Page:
It’s the same thing with prospective clients. People are busy but if you pick up the phone and give them a call, there’s a better chance you can actually engage in a conversation. Now, if a phone call doesn’t work, that’s okay. Then, send an e-mail.

Then, do follow-up, right? Keep working through but here’s the key to all of this. If you work through these steps like every single day, you do it consistently, you get in front of people, you do three phone calls or three outreaches to these people every single week, just think about it.

That’s three times five. That’s 15 per week. That means you’re having 15 touch points per week. That means you’re having 60 per month. That adds up like, are you currently having 60 per month right now?

You might be saying, “Okay. Well, Michael, I’m actually doing five prospective clients per day.” Even better. That’s awesome. I’m already doing three of these per day. Wonderful, but if you’re not doing these consistently, then create a habit.

The more that you do this at early in your consulting business, the better because you want to build momentum and as you build momentum, then you’re going to start having a more pipeline, so, especially in the early days, the more outreach, the more of this that you do in the early days, either of your business if you’re a new consulting business or if you’re an established consulting business but you’re new to marketing and new to like really being intentional with that, then the more that you do of this process consistently, the more that your business will grow. You’ll attract more clients.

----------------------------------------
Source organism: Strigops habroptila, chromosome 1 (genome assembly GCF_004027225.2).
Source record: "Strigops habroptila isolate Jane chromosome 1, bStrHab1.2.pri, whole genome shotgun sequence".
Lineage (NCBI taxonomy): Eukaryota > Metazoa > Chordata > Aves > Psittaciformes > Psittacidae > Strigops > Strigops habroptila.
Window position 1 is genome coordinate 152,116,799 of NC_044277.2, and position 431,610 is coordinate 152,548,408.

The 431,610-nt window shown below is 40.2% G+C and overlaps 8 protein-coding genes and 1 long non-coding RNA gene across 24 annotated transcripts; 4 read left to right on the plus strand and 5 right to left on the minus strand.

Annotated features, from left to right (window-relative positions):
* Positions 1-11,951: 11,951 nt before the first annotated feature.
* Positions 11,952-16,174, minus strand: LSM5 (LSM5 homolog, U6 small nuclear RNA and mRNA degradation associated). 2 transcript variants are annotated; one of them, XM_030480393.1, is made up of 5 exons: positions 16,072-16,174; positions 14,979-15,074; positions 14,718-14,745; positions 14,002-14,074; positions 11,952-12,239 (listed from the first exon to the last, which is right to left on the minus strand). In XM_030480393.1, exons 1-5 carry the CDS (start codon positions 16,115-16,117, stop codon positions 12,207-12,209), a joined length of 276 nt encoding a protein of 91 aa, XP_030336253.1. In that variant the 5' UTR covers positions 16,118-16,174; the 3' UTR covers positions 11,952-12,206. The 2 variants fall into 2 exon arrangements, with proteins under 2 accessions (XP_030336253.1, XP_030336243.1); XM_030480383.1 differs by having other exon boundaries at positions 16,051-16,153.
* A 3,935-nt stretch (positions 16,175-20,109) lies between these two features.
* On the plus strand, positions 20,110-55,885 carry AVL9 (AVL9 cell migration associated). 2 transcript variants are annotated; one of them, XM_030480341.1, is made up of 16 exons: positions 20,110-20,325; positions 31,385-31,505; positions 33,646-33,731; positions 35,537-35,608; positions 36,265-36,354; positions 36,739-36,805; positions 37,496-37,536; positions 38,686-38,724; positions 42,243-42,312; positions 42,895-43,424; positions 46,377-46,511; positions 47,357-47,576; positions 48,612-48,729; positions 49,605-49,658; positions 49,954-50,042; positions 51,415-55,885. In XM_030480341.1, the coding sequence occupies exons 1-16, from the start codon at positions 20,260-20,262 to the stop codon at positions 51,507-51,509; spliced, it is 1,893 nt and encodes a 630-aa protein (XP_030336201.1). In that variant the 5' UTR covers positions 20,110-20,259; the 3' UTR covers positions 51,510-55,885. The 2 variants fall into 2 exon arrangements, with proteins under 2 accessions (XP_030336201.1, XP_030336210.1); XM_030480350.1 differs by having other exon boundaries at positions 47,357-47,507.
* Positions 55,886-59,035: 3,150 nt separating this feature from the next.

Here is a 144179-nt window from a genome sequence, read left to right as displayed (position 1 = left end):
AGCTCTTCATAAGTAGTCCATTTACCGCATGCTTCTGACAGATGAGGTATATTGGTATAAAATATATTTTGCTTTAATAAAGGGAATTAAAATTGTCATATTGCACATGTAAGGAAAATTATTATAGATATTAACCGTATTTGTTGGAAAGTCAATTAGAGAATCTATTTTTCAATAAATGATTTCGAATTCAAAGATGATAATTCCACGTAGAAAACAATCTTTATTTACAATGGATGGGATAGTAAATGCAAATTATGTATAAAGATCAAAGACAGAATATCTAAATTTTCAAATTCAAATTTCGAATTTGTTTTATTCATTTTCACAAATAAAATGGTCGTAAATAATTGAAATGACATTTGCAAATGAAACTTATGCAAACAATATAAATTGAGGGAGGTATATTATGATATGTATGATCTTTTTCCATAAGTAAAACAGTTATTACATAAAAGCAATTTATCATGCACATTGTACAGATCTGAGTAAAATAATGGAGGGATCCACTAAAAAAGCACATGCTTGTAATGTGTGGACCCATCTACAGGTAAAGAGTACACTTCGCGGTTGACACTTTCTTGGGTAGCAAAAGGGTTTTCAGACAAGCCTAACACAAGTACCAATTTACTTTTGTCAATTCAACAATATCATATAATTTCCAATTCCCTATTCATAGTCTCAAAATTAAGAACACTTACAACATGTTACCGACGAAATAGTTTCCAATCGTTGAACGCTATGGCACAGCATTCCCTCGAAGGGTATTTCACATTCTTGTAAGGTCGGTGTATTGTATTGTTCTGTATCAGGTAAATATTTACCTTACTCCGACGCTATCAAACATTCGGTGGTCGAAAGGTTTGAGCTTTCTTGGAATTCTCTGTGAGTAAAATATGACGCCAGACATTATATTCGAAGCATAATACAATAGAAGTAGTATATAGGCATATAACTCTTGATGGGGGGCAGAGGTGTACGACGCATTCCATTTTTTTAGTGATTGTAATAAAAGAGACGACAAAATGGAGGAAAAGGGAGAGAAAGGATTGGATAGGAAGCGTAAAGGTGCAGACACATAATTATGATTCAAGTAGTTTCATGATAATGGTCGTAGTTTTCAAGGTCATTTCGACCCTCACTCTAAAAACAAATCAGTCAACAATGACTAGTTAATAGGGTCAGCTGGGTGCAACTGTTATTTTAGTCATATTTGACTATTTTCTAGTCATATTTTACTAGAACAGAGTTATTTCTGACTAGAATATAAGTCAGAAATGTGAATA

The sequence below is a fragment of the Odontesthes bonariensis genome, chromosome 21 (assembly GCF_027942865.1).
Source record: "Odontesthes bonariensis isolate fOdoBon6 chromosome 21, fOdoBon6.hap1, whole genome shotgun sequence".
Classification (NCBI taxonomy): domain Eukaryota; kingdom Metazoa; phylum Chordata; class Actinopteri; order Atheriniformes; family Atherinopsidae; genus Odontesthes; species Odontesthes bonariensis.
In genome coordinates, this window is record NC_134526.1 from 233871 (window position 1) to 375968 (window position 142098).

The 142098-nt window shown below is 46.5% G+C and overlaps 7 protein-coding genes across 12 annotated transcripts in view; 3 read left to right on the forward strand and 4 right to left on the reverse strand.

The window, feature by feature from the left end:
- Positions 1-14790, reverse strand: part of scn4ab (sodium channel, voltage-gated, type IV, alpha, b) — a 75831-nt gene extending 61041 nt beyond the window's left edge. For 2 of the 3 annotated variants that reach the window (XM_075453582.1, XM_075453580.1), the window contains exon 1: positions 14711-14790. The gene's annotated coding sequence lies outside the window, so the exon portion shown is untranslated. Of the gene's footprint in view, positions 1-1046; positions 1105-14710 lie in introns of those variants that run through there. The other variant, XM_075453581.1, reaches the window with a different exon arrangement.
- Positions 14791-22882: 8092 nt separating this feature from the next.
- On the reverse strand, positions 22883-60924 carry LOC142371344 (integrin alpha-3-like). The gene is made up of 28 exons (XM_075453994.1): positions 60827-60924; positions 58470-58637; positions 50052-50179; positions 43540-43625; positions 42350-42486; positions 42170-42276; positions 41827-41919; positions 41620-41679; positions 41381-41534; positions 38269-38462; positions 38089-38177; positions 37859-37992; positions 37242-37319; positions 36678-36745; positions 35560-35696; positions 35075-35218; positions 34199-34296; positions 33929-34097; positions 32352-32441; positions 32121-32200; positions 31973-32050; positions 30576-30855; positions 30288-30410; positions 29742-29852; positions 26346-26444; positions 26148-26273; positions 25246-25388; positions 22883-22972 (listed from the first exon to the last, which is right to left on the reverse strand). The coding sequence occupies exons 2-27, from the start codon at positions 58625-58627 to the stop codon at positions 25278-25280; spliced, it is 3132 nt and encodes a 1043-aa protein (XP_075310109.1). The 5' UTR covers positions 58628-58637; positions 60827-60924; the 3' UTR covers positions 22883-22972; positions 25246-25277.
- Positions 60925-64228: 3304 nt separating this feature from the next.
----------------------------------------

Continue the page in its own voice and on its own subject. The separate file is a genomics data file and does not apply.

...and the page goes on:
You’ll create more conversations and you’ll be on a path, a nice growth curve but it does require that you’re doing these things consistently and that you’re creating a habit with it but as you can see, just three now straightforward steps. That’s all it takes to really build your pipeline an opportunity.

Give it a go if you’re not already and I think that you’ll see some nice results for it as well.

4 thoughts on “3 Daily Steps to Grow Your Consulting Business

  1. I don’t know but it feels sort of akward to ask for a referal every day + contact old client every day. What if you operate with a small number of clients? Maybe it’s just me…

    • Marie-Eve, contact someone new each day, have a conversation and look for an opportunity to add value for them or someone they know. The key is the consistency of doing outreach on a daily basis and having conversations with buyers or those that can connect you to buyers.

  2. I do not think it is making that calls that is the issues, it is defining who to call and more to the point actually getting to speak to the person.

    • The point I’m focusing on here Paul is the importance of doing consistently outreach. I’ve seen tremendous results when consultants do this.